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Regulation of T cells by vitamin D

English title Regulation of T cells by vitamin D
Applicant Engelhardt Britta
Number 189312
Funding scheme Project funding (Div. I-III)
Research institution Theodor Kocher Institut Medizinische Fakultät Universität Bern
Institution of higher education University of Berne - BE
Main discipline Immunology, Immunopathology
Start/End 01.01.2020 - 30.06.2023
Approved amount 309'000.00
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All Disciplines (2)

Discipline
Immunology, Immunopathology
Neurology, Psychiatry

Keywords (5)

multiple sclerosis; Vitamin D; CD46; T cell migration; regulatory T cells

Lay Summary (German)

Lead
Frankreich
Lay summary

Multiple Sklerose (MS) ist eine entzündliche Erkankung des Zentralnervensystems (ZNS), deren Ursache bis heute ungeklärt ist. Bei der Entstehung der Erkrankung spielen genetische und Umweltfaktoren eine Rolle.  Zahlreiche genetische Varianten, die mit einer Anfälligkeit für MS verbunden sind, sind Gene, die Schlüsselschritte der Immunantwort und hierbei vor allem die Funktion von T Zellen steuern. Bei den Umweltfaktoren scheint der Vitamin D Mangel, welcher ein wachsendes Problem der öffentlichen Gesundheit darstellt, ein Hauptrisikofaktor für die Entstehung der MS zu sein. Unsere vorläufigen Forschungsergebnisse deuten darauf hin, dass Vitamin D die Wanderung von T Zellen im Körper beeinflusst. In diesem Forschungsprojekt möchten wir daher herausfinden, welche Signalwege Vitamin D in T Zellen von gesunden Personen und MS Patienten auslöst. Dieses Forschungsprojekt führen wir gemeinsam mit Dr. Anne Astier in Tolouse und Dr. Eric Touvenaut, Montpellier in Frankreich durch. Diese Zusammenarbeit erlaubt die Kombination unserer verschiedenen Expertisen und somit Untersuchungen im Labor und am Patienten, um die immunmodulatorische Funktion von Vitamin D besser zu verstehen. Unsere Erkenntnisse aus diesem Forschungsprojekt werden entscheidend dazu beitragen, Nutzen und Risiken einer hochdosierten Vitamin D Behandlung von MS Patienten zu beurteilen.

Direct link to Lay Summary Last update: 18.09.2019

Responsible applicant and co-applicants

Employees

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Abstract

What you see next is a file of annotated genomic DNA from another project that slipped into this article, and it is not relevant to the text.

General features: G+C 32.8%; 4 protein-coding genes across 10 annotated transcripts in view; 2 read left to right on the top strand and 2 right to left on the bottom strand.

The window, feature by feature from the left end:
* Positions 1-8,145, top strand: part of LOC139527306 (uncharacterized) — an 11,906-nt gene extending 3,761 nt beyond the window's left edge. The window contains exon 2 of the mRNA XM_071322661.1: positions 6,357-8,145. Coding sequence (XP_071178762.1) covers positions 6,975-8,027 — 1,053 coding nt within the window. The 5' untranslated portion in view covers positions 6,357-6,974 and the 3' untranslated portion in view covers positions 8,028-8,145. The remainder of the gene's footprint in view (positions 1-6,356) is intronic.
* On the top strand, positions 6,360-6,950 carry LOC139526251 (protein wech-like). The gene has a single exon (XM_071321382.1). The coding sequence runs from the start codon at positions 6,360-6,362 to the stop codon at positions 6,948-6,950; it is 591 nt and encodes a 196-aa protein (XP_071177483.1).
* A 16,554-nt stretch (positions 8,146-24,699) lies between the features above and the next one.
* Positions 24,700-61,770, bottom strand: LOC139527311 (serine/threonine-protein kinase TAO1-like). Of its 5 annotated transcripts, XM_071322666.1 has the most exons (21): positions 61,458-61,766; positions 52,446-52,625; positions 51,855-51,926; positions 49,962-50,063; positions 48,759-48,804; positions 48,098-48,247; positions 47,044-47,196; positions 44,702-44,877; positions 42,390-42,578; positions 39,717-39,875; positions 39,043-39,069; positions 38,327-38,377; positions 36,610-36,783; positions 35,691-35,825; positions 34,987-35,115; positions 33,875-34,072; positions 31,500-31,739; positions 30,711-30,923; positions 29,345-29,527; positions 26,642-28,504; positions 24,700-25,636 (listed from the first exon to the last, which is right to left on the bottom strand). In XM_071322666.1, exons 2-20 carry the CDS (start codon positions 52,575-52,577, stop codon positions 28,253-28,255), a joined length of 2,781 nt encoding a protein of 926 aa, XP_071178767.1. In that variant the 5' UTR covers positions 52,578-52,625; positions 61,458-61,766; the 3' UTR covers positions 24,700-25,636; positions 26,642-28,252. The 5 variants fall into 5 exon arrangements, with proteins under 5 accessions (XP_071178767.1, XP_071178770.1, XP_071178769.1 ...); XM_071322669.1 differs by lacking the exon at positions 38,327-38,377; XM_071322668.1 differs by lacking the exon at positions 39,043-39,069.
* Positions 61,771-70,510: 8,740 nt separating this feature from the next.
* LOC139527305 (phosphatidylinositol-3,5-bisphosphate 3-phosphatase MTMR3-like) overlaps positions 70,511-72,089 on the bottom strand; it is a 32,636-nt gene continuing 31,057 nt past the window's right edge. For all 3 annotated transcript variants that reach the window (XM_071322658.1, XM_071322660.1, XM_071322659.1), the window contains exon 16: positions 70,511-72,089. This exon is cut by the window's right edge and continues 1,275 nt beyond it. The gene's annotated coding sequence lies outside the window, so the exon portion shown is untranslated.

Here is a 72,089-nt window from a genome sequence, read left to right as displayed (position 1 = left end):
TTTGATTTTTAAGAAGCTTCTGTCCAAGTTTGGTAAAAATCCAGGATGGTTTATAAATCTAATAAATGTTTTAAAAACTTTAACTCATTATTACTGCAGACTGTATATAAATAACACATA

This proposal aims to determine novel mechanisms triggered by Vitamin D (VitD) in controlling inflammation and restoring defective immune regulatory pathways in multiple sclerosis (MS). This application results from ongoing collaboration between several groups with complementary expertise, in both France and Switzerland. MS is a chronic inflammatory disease of the central nervous system (CNS) due to a complex interplay between environmental triggers and genetic predisposition. Numerous genetic variants associated with MS susceptibility are found in genes controlling key steps of immune responses, including the genes encoding the T-cell adhesion/activation molecules CD6 and CD226. T cells play a pivotal role in MS since the pathology is associated with a functional defect of regulatory T cells (Tregs) and an increased function of effector T cells recognizing auto-antigens. Another key component for MS pathogenesis is the migration of activated T cells to the CNS, and several treatments target this step, albeit with rare but severe side effects.VitD deficiency is a growing public health problem that is proposed as a major risk factor in MS pathogenesis. VitD might impact MS via its known properties as a modulator of T-cell responses. Indeed, VitD induces both CD25+Foxp3+Tregs and IL-10-secreting Type I regulatory T cells (Tr1). The complement regulator CD46 converts Th1 cells to Tr1 cells by reducing IFN? secretion and increasing IL-10 production. This CD46-mediated Th1 to Tr1 “switch” is defective in MS. Our unpublished data suggest the immunomodulatory effect of Vitamin D may be due, at least in part, by acting on CD46, notably through a crosstalk between the CD46 and VitD pathways. Active VitD promotes the switch to Tr1, and partially restores the IL-10:IFN? switch in MS T cells. CD46 costimulation in the presence of VitD strongly promotes expression of CD6 and CD226. The molecular mechanisms by which VitD regulates Tr1 differentiation are however still unknown. The preliminary data presented in this proposal lead us to postulate that VitD modulates signaling and adhesion molecules at the surface of CD4+ T cells to favor Tr1/Treg differentiation and promote preferential migration of tolerogenic T cells over pathogenic T cells, hence potentially providing a mean to manipulate the migration of pathogenic T cells into the CNS. We will identify the molecular mechanisms involved in vitro, first with healthy donor T cells, then using T cells from MS patients by dissecting the signaling pathways triggered by activation in the presence of VitD in the different human T cell subsets. We will assess their migratory potential both in vitro and in vivo in animal models. We will test the in vivo effects in humans in the frame of a high dose VitD supplementation trial in MS patients. These studies will be completed by a single-cell RNA sequencing approach to monitor the global impact of VitD on immune cells in the context of MS in order to identify novel immunoregulatory pathways triggered by VitD in humans. Therefore, to unravel the mechanisms by which VitD modulates T-cell activity in MS, our project is organized around 3 work packages (WP) addressing the following questions: WP1: what are the molecular mechanisms by which VitD regulates CD46-mediated Tr1 differentiation? Recruitment of signaling molecules to the immunological synapse (IS) during T cell activation is key to control T cell fate. We have recently shown that TCR activation controls the glycosylation of CD46 and its subsequent recruitment to the IS. Strikingly, TCR-mediated glycosylation changes do not occur in MS T cells, and this may be partly responsible for the defective CD46 pathway in these patients. The adhesion/activation molecules CD226, CD6 and LFA-1 that are modulated by CD46 activation, are also recruited to the IS. We will characterize whether VitD i) modulates CD46 glycosylation and its recruitment to the IS in both healthy and MS patients’ T cells; ii) regulates recruitment of CD226, CD6 and LFA-1 at the IS of Tregs and conventional T cells; iii) modifies signaling in Tregs and conventional T cells in healthy donors and patients with MS.WP2: what is the role of VitD in T-cell migration? i) we will follow Treg and Teff recruitment into the CNS in experimental autoimmune encephalomyelitis (EAE), a mouse model of MS, following VitD treatment. We will also characterize the migratory abilities of human effector and regulatory T-cell subsets treated by VitD using in vitro and in vivo live cell imaging of the multi-step extravasation of T cells across the blood-brain-barrier (BBB) employing ii) a novel microfluidic in vitro model of human BBB under physiological flow; and iii) by in vivo live cell imaging of human T-cell interaction with the inflamed BBB in EAE. We will characterize the molecules involved and investigate the effect of MS-associated CD226 and CD6 SNPs on the impact of VitD on T cell migration.WP3: what novel immunoregulatory pathways are mediated by VitD in MS patients? We will explore the impact of VitD supplementation on the T cell transcriptome of MS patients. This study is indeed affiliated to a French randomized clinical trial (NCT01817166) on high doses of vitamin D supplementation as a monotherapy vs. placebo for Clinically Isolated Syndrome (CIS). We will i) assess the phenotype and functions of T cells isolated from patients before and after 3 months of supplementation with VitD or placebo in vivo and compare these data with that obtained in vitro in WP1 and 2; ii) identify novel immunoregulatory pathways by analyzing by single-cell RNAseq the global transcriptomic changes in these patients after supplementation by VitD, and validating the best candidates by in vitro analyses; iii) correlate the immunophenotype with the clinical and imaging parameters of the disease (MRI and clinical activity over 2 years of follow-up).Combining pre-clinical in vitro and in vivo studies with clinical evaluations, we will be able to identify novel immunomodulatory functions of VitD that will provide new clinically relevant information on its mode of action. This may allow deciding on the benefit of high dose VitD supplementation in MS.